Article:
The equivalent of a 20.9 percent real estate tax increase for the upcoming fiscal year drew the ire of some residents at a public hearing during Martinsville City Council’s meeting Tuesday.
“I think this budget and property assessment is totally out of line,” Ural Harris said of the increase that is the result of a 2022 reassessment of properties in the city.
According to information from the Commissioner of the Revenue’s office, the total assessed value of the real property, excluding additional assessments due to new construction or improvements to the property, exceeded last year’s total by 20.32 percent due to the recently completed biennial reassessment.
A lowered rate that would offset the increased assessment and levy the same amount of real estate tax as last year would be $0.86 per $100 of assessed value, City Manager Leon Towarnicki said.
In the proposed FY24 budget presented to the council on April 25, the real estate tax rate is proposed to be left as is, at $1.04 per $100 of assessed value, which is an effective tax rate increase of 20.9 percent or the equivalent of $0.18 per $100, Towarnicki said.
The effective tax rate increase is expected to generate $1.2 to $1.3 million in additional revenue that is included in the proposed FY24 budget, with each $0.01 generating approximately $70,000 in revenue, he added.
Harris suggested the council consider rolling the proposed tax rate back to $0.87 per $100 of assessed value, which would represent a one-cent increase from the current rate. Harris said the smaller increase was fair and should be sufficient.
Noting his experience in commercial real estate appraisal, Michael Green expressed concerns with the tax assessment increases. Houses near his neighborhood of Oakdale Street were among his main concerns, with one of the homes increasing 36 percent in assessed value without any improvements being made to the property.
Green also noted that most of the rental properties had no increases in assessed value.
“I have a lot of questions for the tax assessor on how they came up with these increases,” Green said, and noted that 33 percent of the city’s property information cards contained inaccurate information.
Don Bredamus said the increase will represent a difference of $540 per year that he will have to pay.
“I’m not gaining more but I’m paying more. People who have struggling incomes are going to be hurt tremendously by maintaining the tax rate as it is,” Bredamus said.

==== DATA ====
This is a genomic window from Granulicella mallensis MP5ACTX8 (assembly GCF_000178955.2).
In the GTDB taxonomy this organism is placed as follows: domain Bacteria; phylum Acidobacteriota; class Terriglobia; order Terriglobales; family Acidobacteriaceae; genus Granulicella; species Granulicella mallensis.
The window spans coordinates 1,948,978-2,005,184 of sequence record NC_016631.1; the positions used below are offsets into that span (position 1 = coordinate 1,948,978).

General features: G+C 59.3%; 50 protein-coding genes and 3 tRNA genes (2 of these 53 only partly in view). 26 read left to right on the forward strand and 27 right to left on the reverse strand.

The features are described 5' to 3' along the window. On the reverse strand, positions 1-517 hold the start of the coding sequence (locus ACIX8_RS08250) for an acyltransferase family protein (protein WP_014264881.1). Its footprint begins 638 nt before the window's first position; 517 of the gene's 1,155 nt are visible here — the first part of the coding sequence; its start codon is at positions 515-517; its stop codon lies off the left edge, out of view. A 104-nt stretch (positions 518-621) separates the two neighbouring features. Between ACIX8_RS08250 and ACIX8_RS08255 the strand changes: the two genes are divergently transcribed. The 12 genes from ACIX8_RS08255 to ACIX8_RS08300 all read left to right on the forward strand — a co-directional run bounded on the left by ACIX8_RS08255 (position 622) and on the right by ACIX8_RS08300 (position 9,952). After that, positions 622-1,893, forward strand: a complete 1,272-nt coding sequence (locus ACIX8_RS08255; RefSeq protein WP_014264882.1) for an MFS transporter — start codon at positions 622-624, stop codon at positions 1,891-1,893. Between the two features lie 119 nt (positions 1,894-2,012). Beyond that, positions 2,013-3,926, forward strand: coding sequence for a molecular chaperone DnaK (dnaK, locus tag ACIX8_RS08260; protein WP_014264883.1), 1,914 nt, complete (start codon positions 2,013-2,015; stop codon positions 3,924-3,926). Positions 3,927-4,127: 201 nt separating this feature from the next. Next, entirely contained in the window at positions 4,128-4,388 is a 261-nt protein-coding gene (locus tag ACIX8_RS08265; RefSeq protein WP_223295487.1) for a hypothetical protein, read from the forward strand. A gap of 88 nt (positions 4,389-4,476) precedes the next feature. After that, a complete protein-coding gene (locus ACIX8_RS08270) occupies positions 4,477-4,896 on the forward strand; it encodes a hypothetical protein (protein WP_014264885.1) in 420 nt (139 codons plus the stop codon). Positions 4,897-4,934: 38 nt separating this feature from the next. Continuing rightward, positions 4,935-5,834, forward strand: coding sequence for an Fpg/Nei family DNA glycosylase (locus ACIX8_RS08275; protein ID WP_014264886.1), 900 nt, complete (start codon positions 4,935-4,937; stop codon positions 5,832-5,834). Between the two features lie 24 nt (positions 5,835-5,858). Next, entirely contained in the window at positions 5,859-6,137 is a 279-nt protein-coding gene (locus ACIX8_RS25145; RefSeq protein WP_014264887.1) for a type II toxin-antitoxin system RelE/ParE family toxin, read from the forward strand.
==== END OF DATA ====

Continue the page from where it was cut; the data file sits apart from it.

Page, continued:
He said the tax rate could be a deterrent for residents, and added that if someone is looking to move to the area, they likely would choose to live in the county due to the cheaper tax rate.
A public hearing is mandated by state law when the assessment of real property results in an increase of one percent or more in the total real property tax levied.
In other matters, the council:
*Approved a resolution supporting “mixed-use” of the McCollum-Ferrell building at 16-18 East Church Street. Towarnicki said he believes the property is a good match for mixed use for the uptown area. The council voted to approve the resolution.
*Heard an update from the Danville Redevelopment and Housing Authority (DRHA) on the recently opened Center for Housing Education in Martinsville. The center works with roughly 250 clients per year and has assisted with over 150 home purchases by providing resources and down payment assistance. It is bringing a program called the Family Self Sufficiency program to the area, a HUD-funded five-year program that is designed to prepare individuals for financial success. The center is located in the Chief Tassel Building at 51 East Church Street.
*Presented a proclamation to City Building Inspector Chris Bridges after deeming May 2023 as Building Safety Month.
*Set a public hearing for the FY2024 budget for the May 23 council meeting.
*Noted that the Chamber of Commerce Startup Awards will be held in city council chambers at 11 a.m. on May 15
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